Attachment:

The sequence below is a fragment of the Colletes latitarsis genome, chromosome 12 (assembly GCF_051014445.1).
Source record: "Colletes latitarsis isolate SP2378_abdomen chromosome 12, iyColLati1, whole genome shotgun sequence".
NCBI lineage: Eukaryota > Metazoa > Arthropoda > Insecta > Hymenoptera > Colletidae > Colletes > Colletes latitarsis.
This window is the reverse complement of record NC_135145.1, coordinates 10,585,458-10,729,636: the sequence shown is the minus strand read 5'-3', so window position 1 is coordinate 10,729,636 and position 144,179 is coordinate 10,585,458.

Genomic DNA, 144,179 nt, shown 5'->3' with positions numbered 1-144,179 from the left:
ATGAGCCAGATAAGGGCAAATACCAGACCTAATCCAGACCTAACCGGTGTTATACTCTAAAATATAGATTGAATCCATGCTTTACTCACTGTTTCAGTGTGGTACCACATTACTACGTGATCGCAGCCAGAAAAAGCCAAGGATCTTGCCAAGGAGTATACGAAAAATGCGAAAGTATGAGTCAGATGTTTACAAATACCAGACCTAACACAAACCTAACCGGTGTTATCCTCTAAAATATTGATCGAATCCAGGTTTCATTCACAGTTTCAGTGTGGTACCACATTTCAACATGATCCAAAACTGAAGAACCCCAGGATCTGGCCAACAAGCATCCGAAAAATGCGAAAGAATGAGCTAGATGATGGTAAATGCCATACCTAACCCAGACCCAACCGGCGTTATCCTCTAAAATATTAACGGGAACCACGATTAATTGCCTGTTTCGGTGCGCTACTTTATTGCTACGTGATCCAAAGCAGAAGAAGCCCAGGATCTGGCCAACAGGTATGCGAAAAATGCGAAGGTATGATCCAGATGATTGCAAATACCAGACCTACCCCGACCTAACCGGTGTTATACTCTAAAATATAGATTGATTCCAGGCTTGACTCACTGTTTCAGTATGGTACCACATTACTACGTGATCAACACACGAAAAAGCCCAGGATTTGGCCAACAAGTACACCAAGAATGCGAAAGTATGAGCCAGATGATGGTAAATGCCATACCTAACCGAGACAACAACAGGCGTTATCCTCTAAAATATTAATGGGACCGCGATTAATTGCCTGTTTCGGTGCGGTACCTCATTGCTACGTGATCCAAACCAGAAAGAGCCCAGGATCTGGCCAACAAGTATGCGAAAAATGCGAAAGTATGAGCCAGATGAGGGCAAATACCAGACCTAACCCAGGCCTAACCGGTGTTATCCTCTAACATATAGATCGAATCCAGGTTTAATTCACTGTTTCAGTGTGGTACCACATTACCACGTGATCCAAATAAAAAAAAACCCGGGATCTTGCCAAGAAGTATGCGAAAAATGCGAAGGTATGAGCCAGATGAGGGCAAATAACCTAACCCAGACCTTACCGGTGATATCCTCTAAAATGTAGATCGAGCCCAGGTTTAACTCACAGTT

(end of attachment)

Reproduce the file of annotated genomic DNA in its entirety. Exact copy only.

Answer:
The sequence below is a fragment of the Colletes latitarsis genome, chromosome 12 (assembly GCF_051014445.1).
Source record: "Colletes latitarsis isolate SP2378_abdomen chromosome 12, iyColLati1, whole genome shotgun sequence".
NCBI lineage: Eukaryota > Metazoa > Arthropoda > Insecta > Hymenoptera > Colletidae > Colletes > Colletes latitarsis.
This window is the reverse complement of record NC_135145.1, coordinates 10,585,458-10,729,636: the sequence shown is the minus strand read 5'-3', so window position 1 is coordinate 10,729,636 and position 144,179 is coordinate 10,585,458.

Genomic DNA, 144,179 nt, shown 5'->3' with positions numbered 1-144,179 from the left:
ATGAGCCAGATAAGGGCAAATACCAGACCTAATCCAGACCTAACCGGTGTTATACTCTAAAATATAGATTGAATCCATGCTTTACTCACTGTTTCAGTGTGGTACCACATTACTACGTGATCGCAGCCAGAAAAAGCCAAGGATCTTGCCAAGGAGTATACGAAAAATGCGAAAGTATGAGTCAGATGTTTACAAATACCAGACCTAACACAAACCTAACCGGTGTTATCCTCTAAAATATTGATCGAATCCAGGTTTCATTCACAGTTTCAGTGTGGTACCACATTTCAACATGATCCAAAACTGAAGAACCCCAGGATCTGGCCAACAAGCATCCGAAAAATGCGAAAGAATGAGCTAGATGATGGTAAATGCCATACCTAACCCAGACCCAACCGGCGTTATCCTCTAAAATATTAACGGGAACCACGATTAATTGCCTGTTTCGGTGCGCTACTTTATTGCTACGTGATCCAAAGCAGAAGAAGCCCAGGATCTGGCCAACAGGTATGCGAAAAATGCGAAGGTATGATCCAGATGATTGCAAATACCAGACCTACCCCGACCTAACCGGTGTTATACTCTAAAATATAGATTGATTCCAGGCTTGACTCACTGTTTCAGTATGGTACCACATTACTACGTGATCAACACACGAAAAAGCCCAGGATTTGGCCAACAAGTACACCAAGAATGCGAAAGTATGAGCCAGATGATGGTAAATGCCATACCTAACCGAGACAACAACAGGCGTTATCCTCTAAAATATTAATGGGACCGCGATTAATTGCCTGTTTCGGTGCGGTACCTCATTGCTACGTGATCCAAACCAGAAAGAGCCCAGGATCTGGCCAACAAGTATGCGAAAAATGCGAAAGTATGAGCCAGATGAGGGCAAATACCAGACCTAACCCAGGCCTAACCGGTGTTATCCTCTAACATATAGATCGAATCCAGGTTTAATTCACTGTTTCAGTGTGGTACCACATTACCACGTGATCCAAATAAAAAAAAACCCGGGATCTTGCCAAGAAGTATGCGAAAAATGCGAAGGTATGAGCCAGATGAGGGCAAATAACCTAACCCAGACCTTACCGGTGATATCCTCTAAAATGTAGATCGAGCCCAGGTTTAACTCACAGTT